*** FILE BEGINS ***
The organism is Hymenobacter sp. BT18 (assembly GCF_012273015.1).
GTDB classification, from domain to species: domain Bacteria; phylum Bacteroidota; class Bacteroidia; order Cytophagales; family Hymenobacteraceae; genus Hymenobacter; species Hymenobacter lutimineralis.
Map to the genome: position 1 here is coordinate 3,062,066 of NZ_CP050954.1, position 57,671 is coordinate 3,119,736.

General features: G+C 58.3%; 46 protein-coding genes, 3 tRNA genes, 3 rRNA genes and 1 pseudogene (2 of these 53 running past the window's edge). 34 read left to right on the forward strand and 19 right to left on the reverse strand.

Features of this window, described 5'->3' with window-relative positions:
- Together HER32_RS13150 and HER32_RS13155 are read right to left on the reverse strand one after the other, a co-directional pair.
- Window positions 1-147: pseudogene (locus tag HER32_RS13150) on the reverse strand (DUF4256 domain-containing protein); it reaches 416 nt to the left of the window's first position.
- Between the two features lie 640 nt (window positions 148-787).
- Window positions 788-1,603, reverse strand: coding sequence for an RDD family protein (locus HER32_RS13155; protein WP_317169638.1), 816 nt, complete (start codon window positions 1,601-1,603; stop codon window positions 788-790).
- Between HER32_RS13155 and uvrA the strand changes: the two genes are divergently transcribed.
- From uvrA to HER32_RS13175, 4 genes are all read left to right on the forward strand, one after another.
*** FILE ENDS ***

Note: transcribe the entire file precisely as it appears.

The organism is Hymenobacter sp. BT18 (assembly GCF_012273015.1).
GTDB classification, from domain to species: domain Bacteria; phylum Bacteroidota; class Bacteroidia; order Cytophagales; family Hymenobacteraceae; genus Hymenobacter; species Hymenobacter lutimineralis.
Map to the genome: position 1 here is coordinate 3,062,066 of NZ_CP050954.1, position 57,671 is coordinate 3,119,736.

General features: G+C 58.3%; 46 protein-coding genes, 3 tRNA genes, 3 rRNA genes and 1 pseudogene (2 of these 53 running past the window's edge). 34 read left to right on the forward strand and 19 right to left on the reverse strand.

Features of this window, described 5'->3' with window-relative positions:
- Together HER32_RS13150 and HER32_RS13155 are read right to left on the reverse strand one after the other, a co-directional pair.
- Window positions 1-147: pseudogene (locus tag HER32_RS13150) on the reverse strand (DUF4256 domain-containing protein); it reaches 416 nt to the left of the window's first position.
- Between the two features lie 640 nt (window positions 148-787).
- Window positions 788-1,603, reverse strand: coding sequence for an RDD family protein (locus HER32_RS13155; protein WP_317169638.1), 816 nt, complete (start codon window positions 1,601-1,603; stop codon window positions 788-790).
- Between HER32_RS13155 and uvrA the strand changes: the two genes are divergently transcribed.
- From uvrA to HER32_RS13175, 4 genes are all read left to right on the forward strand, one after another.